Academia Focus Part 1

UCL Mechanical Engineering

Previously on academia focus…

In 2014, we examined how UCL students were using CATIA to design a flow rig for vascular networks to either validate Magnetic Resonance Imaging (MRI) results or highlight errors in the MRI model. The project involved processing detailed information on tumours and various liver cancers vascular networks and consequently printing representative flow model networks using 3D printers. The objective within the printing section of the project was to design an automated assembly package, to enable rapid modelling.

On a recent visit to the Mechanical Engineering department at the University, we thought it was worth revisiting how this project had progressed under the tutelage of Dr Tim Baker, a lecturer at UCL Mechanical Engineering, and explore the work of Sam Suchal, a third year Mechanical Engineering student.

UCL Mechanical Engineering uses 400 student and 35 academic licences of CATIA V5 from Dassault Systèmes. Components commonly used by the students include surface design, assembly design, mechanical design, FE analysis and modelling.



Why is this project important?

The ability of organs to function efficiently within the body is directly dependent on the delivery of blood. Blood supply is achieved by a complex network of blood vessels, varying in size from capillaries through to arteries. This network brings oxygenated blood within finite distances of every tissue in the body to meet the required metabolic demands. Blood fulfils these demands by carrying dissolved nutrients (e.g. oxygen) and solutes (e.g. drugs), which subsequently diffuse into the intended tissue through the vessel walls. Hence, if the network has an abnormal structure, this will result in limitations and the network will struggle to deliver blood to the organs, culminating in reduced functionality and efficiency.

To gain a quantitative insight into microvascular networks, mechanical engineering students at UCL are required to produce models – systems of straight pipes joined together in a specific 3D structure obtained by micro CT/MR scans of rat tissue corrosion casts. A computer programme is used to calculate the pressure and flow distribution at any point in this network. In order to confirm the validity of the computer’s results, prototypes of scaled-up vascular networks need to be manufactured, flowed and the resulting measurements compared to the computation outputs.

A step-by-step guide to using CATIA to produce flow prototypes…

For Sam to manufacture flow prototypes, the vascular networks needed to be translated from a simple geometrical description to a full 3D model using CATIA V5. Sam’s network was first modelled as a simple set of points joined by straight lines which would become segments, to create the underlying geometry in Generative Shape design workbench. In order to create cylindrical solids, circles were added on planes perpendicular to the segment centre line. The positions of the points (nodes) of the network and the diameters of the circles were inputted parametrically, using the Formula function in CATIA. This 3D geometry is shown below.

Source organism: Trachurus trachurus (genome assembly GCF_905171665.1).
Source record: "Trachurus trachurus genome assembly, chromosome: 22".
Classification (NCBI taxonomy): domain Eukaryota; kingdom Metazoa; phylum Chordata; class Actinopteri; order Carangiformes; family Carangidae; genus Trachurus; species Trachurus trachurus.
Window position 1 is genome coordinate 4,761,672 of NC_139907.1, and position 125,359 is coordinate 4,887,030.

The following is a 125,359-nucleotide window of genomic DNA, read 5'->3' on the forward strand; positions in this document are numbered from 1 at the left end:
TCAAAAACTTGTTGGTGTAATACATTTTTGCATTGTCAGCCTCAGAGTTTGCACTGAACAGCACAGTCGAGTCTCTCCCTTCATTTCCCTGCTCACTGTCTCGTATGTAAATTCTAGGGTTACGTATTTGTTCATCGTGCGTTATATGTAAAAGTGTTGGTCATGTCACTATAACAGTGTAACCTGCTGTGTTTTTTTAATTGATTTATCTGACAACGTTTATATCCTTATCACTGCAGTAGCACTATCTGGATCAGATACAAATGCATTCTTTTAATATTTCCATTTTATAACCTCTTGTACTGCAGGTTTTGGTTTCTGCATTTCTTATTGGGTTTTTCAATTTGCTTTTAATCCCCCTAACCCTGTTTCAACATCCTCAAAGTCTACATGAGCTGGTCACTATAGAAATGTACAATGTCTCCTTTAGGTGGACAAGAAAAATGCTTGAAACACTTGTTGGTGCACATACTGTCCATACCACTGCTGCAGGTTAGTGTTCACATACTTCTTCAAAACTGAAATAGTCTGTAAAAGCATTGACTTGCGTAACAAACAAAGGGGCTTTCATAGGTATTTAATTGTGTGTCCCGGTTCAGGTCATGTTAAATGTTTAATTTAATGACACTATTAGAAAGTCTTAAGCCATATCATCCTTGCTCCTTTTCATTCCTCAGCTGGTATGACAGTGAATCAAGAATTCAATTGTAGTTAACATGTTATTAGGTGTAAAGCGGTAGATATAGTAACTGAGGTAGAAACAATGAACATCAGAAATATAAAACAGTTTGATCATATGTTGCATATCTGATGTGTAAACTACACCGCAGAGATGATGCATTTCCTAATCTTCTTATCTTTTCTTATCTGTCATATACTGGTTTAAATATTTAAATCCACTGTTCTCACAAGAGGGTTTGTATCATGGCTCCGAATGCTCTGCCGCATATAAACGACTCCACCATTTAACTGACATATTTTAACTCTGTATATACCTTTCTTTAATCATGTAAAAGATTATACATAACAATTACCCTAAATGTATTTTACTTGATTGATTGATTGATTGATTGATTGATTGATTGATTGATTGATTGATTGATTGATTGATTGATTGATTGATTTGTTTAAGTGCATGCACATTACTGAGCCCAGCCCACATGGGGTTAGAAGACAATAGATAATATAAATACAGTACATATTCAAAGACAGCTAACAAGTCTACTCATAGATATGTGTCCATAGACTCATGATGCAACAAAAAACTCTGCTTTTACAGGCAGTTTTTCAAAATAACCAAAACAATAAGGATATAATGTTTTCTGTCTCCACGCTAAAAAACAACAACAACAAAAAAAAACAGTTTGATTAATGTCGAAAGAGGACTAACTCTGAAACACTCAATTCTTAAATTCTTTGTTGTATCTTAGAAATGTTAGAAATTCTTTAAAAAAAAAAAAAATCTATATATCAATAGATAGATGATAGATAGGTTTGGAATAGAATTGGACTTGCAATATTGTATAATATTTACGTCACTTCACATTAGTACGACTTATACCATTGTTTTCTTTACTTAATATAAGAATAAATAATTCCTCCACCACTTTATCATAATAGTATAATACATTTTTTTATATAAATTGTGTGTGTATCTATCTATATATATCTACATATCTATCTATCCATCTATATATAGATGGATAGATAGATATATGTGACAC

3d vascular guide

Using Rib function in Part design workbench, Sam then created solid cylindrical segments to form solid segments using lines and circles he had earlier created. However, this created uneven geometry at the nodes due to differences in the diameter of each segment. This was rectified by creating a solid sphere at each node with the diameter of the largest segment joining the node. The dimensions of the sphere were driven by the diameter parameter. The resulting network, shown below, represents the empty space inside the vascular network that is being modelled.

UCL Vascular diagram 2

In order to create a tubular structure, the same simple geometry was used to create the same network superimposed on the one created earlier. However, this time, the diameters were doubled. This process yielded two networks, one representing the empty space and one that represents the outer shell of the vascular network. Then, using boolean operator Remove, the small-diameter network was removed from the large diameter network to create the desired tubular structure that represents the vascular network, shown below.

UCL 3D Vascular diagram

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The Final Design

The images below show the final design and its 3D printed component.

UCL Vascular 3D

This network is used to validate the pressure distribution predicted by a computer simulation. In order to accommodate the pressure sensors, a set of mounts was added to the model.

Within CATIA, Sam came across a function called Design Table which enabled him to export all the parametrically defined dimensions (i.e. nodal cartesian coordinates and diameters) into a spreadsheet.


Any changes to dimensions in the spreadsheet, automatically updates the 3D model. Since all other dimensions are linked to the parametric geometry, if the user wants to make any changes (small or significant), all that he or she needs to do is adjust the spreadsheet values and everything else re-computes.

UCL 3D CATIA vascular final

Therefore a network of 104 segments, such as the one modelled above, can easily be handled.

Read more on CATIA


At UCL Mechanical Engineering we endeavour to push our students to design something that results in a commercially viable product and to do this we need the latest technology. We encourage hands-on, problem solving design engineering and solutions like CATIA help us deliver graduates that are more than capable of handling the day-to-day challenges of the work environment.
Dr Tim Baker, Lecturer - UCL Mechanical Engineering

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